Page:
Why do Linux people always say to read the manual when it would be so much easier to just give you an answer? There's no manual! It didn't come with one.
closed as not constructive by jasonwryan, Gilles, Ulrich Dangel, Kyle Jones, manatwork Jan 1 at 9:08
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There is a manual, you just have to know where it is. It can be accessed with the
The manual contains detailed information about a variety of topics, which are separated into several sections:
To avoid being told to read the manual when you ask a question, try
I think the oft quoted Chinese proverb explains it well:
While you might think "But it's only one question, why can't they just tell me the answer", it's because the forums would become so full from people asking obvious questions that it would be hard for questions about more esoteric things to be noticed. So don't think of it as them putting you off -- think of it as them helping you to help yourself.
For example, it's trivial to find the answer to "How do I use grep to do a case insensitive search", especially once you are reminded to look in the man page. But for a question like "How do I do a case insensitive search on the first field of a file, but case sensitive on the remaining fields?", there's no simple man page that will tell you the answer, and there are a multitude of ways to answer it.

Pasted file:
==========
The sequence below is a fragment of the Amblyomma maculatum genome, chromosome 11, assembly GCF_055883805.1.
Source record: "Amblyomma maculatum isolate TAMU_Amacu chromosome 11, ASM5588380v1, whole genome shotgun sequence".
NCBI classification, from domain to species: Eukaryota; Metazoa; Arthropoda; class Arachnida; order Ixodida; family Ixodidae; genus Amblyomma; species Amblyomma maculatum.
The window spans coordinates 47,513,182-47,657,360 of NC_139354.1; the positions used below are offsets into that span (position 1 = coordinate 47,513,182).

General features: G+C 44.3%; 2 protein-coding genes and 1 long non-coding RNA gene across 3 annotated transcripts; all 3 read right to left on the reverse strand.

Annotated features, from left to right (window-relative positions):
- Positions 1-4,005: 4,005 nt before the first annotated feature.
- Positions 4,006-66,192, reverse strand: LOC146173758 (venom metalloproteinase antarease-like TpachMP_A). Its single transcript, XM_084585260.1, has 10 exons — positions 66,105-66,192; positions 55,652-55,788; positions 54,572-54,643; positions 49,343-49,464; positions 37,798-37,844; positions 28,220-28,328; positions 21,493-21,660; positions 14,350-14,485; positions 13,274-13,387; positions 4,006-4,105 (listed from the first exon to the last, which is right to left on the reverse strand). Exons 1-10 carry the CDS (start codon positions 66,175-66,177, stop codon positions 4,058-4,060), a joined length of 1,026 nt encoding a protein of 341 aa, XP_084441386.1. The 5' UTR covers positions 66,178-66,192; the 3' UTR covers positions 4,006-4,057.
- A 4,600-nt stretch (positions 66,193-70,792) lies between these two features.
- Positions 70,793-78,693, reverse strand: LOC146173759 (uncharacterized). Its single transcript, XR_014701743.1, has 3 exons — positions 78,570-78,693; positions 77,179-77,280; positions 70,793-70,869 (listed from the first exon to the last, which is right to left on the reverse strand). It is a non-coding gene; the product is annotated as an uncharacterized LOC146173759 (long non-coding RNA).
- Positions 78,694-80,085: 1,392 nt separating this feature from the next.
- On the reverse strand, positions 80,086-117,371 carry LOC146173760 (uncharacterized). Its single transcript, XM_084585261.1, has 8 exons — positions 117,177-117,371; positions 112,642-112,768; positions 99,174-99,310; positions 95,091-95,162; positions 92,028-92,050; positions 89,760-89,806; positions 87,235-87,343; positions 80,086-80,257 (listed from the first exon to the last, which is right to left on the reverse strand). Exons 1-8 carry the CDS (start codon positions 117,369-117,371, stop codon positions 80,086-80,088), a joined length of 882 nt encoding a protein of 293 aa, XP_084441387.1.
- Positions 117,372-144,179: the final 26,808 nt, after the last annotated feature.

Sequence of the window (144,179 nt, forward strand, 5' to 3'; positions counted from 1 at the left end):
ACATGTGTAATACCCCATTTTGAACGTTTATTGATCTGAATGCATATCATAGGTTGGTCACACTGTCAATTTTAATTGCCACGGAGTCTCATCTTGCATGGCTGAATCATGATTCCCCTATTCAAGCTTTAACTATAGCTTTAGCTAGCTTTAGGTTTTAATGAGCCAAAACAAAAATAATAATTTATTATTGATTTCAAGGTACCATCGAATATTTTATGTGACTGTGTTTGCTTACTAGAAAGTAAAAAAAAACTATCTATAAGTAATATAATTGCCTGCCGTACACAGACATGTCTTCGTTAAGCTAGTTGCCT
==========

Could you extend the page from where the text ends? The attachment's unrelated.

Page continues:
I believe this is because most experts would rather teach someone how to learn, rather than teach them some isolated fact or two. Telling someone to read the man page is trying to coax that someone on to the path of learning to learn by themselves.
I recall, but cannot google up, a study that claimed that the difference between a Unix novice and a Unix expert (not so different from a Linux novice or expert, perhaps) was that the expert knew how to look things up. While attempting to find that study, I found Prompt Comprehension in UNIX Command Production, which seems to contradict the study I recall. What a shame: all you need to do is know a boatload of facts to be an expert. But in that case, telling someone to read the manual can also serve to fill the questioner with knowledge, leading to the production of another Unix or Linux expert.
There's also a short- versus long-term time investment in the newbie asking the question. It certainly takes less time to say "use ls -ltr" for example, than it would to teach the newbie about file listing and options and so forth. But if the expert has to answer more than 3 or 4 questions, the long-term value of investing in having someone read the manual becomes obvious.